If you read my last blog post, you’ll know all about my approach to teaching younger students. In particular, you’ll know that I choose to set homework or practice tasks that my young students (those aged 5 to 9) should be able to achieve after three consecutive 10 minute practice sessions.
Many people have asked why I choose to approach my beginner students’ practice tasks in this way, so this blog post sets out my practice philosophy, and why I believe this approach teaches young beginner students (aged 5 to 9) how to learn and to practice the piano as effectively as possible.
The Key to Effective Practice
The key to effective piano practice (and to being successful at pretty much anything else) is simple:
- micro-manage tasks
- set short-term goals
- achieve short-term goals (and set new ones)
- practice with purpose
This process needs to be taught (implicitly) to beginners and young children. Otherwise, their learning progress will plateau when they begin to tackle more difficult pieces.
How I Apply This to Kids’ Piano Practice
I always teach my students so that what we learn in their piano lesson is something they will be able to practice at home. As mentioned before, I set homework for my young beginners that’s achievable with only three consecutive days of 10 minutes practice after their lesson day. This is the “golden period” – the most effective time to practice after a lesson.
While the volume of work I give is tailored to a child’s individual learning level and pace, I always give them enough work that they personally will be able to achieve within the three day, 10 minute schedule.
Three days of 10 minutes practice meets all four of the steps to effective practice I described above: micro-managing tasks, setting and achieving short-term goals, and practicing with purpose.
Why I Set Work for Young Beginners Based on Three Day, 10 Minute Achievability
The reason I set my young students work that can be achieved after three 10 minute practice sessions is that by the fourth day of their practice, they will be able to play their set homework easily, and by the fifth and sixth days, it will be even easier. Being able to play fluently is a reward in itself, and gives these kids a sense of achievement.
This also means that the occasional bad week of practice won’t set them back – even if they miss a couple of days of practice, what they learn on days one to three will be enough to get them through their next lesson.
When children find things easier, they enjoy them more. In addition to the sense of achievement they will feel when they are able to play fluently, they will also be having fun by day four, because playing well is fun. By making it fun, they will be more motivated to continue the process each week. And, of course, they will be further rewarded at their next lesson with stickers and chocolates. (Never underestimate the power of stickers!)
Best of all, by setting such an achievable workload for them to practice, when they come back for their next lesson, their pieces are learnt, and we can move on to new pieces and new short-term, achievable goals.
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Why I Don’t Set My Students More Work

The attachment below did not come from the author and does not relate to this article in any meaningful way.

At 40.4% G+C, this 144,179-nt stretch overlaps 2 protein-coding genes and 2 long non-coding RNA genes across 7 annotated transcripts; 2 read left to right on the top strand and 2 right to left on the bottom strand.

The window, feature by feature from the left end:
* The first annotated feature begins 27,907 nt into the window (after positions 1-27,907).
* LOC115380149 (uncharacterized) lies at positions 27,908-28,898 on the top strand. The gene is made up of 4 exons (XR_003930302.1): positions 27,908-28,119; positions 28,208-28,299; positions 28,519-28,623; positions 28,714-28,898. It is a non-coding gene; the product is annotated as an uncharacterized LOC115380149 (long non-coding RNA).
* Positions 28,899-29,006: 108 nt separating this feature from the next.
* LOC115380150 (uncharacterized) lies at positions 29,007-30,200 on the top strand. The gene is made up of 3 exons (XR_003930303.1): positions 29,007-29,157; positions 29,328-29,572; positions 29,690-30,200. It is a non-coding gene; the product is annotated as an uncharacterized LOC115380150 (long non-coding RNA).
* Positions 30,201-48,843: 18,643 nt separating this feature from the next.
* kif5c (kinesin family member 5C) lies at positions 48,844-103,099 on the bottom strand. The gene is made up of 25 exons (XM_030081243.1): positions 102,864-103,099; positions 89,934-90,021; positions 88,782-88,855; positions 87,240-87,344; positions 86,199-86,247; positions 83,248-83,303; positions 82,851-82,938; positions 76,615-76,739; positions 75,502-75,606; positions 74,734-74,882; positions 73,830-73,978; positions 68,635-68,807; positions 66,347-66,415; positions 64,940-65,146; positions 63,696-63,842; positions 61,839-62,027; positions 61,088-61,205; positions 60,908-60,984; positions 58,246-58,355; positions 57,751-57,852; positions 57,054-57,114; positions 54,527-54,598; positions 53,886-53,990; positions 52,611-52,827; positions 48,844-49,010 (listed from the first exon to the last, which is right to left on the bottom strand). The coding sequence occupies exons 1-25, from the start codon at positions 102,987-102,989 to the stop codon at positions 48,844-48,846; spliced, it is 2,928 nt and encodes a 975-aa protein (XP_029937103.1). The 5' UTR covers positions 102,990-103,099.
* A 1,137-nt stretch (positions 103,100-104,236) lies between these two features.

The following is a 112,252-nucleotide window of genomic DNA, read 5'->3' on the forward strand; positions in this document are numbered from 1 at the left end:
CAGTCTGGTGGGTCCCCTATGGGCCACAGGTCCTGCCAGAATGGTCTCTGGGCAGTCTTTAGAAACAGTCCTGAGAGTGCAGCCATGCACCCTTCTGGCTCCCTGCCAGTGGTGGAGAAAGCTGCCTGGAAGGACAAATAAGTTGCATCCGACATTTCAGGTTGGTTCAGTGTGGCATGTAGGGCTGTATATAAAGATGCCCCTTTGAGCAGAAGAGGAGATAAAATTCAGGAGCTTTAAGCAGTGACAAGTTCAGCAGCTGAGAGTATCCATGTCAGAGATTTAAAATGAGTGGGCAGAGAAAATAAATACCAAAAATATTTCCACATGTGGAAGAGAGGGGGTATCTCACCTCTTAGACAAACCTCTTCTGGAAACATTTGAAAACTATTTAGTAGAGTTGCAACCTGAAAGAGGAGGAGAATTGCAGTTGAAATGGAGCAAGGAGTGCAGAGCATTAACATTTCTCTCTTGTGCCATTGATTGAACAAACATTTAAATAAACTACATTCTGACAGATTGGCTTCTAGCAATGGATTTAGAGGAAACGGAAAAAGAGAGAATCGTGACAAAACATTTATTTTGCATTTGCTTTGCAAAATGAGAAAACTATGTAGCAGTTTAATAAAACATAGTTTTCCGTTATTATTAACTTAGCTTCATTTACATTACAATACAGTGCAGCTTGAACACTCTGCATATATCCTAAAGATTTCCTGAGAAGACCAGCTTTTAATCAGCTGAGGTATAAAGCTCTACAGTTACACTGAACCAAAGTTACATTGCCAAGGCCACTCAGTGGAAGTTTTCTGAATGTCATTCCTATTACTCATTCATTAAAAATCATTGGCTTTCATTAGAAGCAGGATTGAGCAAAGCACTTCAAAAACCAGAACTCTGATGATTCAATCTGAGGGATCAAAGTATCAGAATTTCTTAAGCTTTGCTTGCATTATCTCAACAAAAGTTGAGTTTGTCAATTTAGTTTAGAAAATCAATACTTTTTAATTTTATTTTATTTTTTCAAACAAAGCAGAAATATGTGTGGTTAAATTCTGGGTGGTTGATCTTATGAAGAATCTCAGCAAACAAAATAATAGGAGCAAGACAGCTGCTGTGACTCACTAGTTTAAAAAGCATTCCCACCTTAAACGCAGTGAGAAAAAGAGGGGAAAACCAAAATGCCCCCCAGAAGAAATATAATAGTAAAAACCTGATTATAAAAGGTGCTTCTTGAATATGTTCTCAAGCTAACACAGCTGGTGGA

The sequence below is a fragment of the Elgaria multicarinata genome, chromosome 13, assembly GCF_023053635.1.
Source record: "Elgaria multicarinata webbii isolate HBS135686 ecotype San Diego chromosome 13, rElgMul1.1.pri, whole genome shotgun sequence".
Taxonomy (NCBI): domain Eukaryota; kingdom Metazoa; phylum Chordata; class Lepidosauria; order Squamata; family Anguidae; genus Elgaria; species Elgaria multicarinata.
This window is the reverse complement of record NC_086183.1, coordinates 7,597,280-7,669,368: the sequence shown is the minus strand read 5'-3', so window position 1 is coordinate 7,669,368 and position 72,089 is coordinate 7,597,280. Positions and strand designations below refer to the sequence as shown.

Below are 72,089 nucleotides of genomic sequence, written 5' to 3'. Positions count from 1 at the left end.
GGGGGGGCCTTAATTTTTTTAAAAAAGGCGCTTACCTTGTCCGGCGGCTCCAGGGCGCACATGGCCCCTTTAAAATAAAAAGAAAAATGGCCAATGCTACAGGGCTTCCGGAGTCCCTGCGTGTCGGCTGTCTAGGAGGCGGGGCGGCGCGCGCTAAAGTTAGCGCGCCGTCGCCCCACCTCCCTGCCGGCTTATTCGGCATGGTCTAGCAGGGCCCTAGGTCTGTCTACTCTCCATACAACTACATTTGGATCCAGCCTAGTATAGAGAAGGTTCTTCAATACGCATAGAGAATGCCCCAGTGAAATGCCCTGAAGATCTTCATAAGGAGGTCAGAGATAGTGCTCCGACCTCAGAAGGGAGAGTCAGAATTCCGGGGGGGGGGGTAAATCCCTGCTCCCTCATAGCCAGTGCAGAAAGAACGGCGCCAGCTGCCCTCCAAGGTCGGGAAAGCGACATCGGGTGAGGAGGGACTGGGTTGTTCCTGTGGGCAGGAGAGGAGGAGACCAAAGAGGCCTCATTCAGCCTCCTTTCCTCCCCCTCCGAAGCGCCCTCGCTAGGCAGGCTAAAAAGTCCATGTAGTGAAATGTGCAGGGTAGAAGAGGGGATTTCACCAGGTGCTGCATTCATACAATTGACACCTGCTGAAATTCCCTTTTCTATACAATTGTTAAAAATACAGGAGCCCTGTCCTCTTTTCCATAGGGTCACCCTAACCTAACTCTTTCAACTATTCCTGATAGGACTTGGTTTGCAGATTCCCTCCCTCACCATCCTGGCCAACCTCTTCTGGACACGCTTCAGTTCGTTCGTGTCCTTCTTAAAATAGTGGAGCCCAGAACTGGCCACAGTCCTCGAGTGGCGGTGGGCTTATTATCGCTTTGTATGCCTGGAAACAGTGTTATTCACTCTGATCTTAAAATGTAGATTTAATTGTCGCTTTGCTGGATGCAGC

Setting work that requires five or six days’ worth of 10 minutes practice sessions can be overwhelming for kids. (Remember, we’re talking five to nine year olds, here.) If practice is overwhelming, then the fun factor of playing correctly is gone. Children can do it, but not for long. Eventually, they burn out.
I also believe very strongly in quality practice over quantity practice. If your six year old practices with purpose for 10 minutes a day, they will achieve much more than they would if they practices for 20 minutes a day without purpose.
Finally, I believe that setting this volume of homework allows for steady, weekly improvement with solid foundations. My methods aren’t a short-cut fix or accelerated program that will become a problem in the long term. Slow and steady always wins the race when teaching young kids, and so that is what I do.
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A Long-Term Approach
When my younger students are able to do three days of 10 minutes practice easily, I slowly increase the set time to 12 minutes, then 15, then 20, etc. After taking lessons for a year, most of my young students will be practicing at least three days for 30 minutes at a time every week.
Tried and True
My approach to effective piano practice for young beginners might not be the most common approach, but in my many years’ of teaching, I have found time and again that is the most powerful, and that it brings the greatest long-term results.
Has your child been following my practice program? If so, have you noticed the results they begin to enjoy on days four, five, and six? Share your answers in the comments below.
For the other piano teachers: how do you set work for your students to practice? Do you follow a similar methodology to mine, or do you have a different philosophy? I look forward to hearing your thoughts.
Supporting Your Child’s Piano Practice
If you would like to learn how you, as a parent, can support and encourage your child to practice effectively, then read this blog post.
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